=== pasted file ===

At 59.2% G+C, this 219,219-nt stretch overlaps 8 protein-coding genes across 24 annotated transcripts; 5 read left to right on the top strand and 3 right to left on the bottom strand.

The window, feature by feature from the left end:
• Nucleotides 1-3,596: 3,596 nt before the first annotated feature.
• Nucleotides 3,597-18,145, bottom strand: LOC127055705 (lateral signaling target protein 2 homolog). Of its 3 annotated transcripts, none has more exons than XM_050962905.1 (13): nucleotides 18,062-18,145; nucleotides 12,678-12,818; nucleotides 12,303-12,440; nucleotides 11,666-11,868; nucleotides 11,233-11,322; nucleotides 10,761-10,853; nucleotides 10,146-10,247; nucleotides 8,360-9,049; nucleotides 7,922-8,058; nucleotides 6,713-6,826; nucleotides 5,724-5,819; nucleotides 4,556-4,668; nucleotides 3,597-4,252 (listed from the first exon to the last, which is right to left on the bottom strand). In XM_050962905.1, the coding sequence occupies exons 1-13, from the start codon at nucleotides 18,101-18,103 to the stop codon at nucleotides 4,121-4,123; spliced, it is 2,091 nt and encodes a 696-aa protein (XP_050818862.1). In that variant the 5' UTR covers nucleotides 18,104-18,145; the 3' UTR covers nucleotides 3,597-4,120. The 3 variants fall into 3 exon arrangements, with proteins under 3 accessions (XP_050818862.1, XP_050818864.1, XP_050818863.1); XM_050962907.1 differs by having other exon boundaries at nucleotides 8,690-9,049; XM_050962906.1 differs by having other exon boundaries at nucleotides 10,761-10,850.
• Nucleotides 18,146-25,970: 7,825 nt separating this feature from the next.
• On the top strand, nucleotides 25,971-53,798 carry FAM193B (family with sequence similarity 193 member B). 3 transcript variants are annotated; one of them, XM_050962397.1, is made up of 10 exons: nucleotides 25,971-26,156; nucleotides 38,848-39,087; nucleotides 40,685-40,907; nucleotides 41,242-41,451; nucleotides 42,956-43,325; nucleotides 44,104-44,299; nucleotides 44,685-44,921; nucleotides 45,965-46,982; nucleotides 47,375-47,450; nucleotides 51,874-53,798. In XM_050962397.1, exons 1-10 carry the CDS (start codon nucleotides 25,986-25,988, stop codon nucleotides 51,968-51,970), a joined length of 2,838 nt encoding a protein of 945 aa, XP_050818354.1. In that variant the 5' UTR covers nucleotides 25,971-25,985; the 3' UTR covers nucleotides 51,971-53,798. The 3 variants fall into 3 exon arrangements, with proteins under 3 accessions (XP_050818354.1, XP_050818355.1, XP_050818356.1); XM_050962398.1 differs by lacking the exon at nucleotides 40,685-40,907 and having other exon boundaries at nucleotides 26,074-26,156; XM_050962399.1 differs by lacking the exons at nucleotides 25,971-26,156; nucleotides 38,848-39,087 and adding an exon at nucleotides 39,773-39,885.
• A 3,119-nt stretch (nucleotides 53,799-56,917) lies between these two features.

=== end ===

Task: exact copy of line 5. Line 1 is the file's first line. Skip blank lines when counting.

• Nucleotides 18,146-25,970: 7,825 nt separating this feature from the next.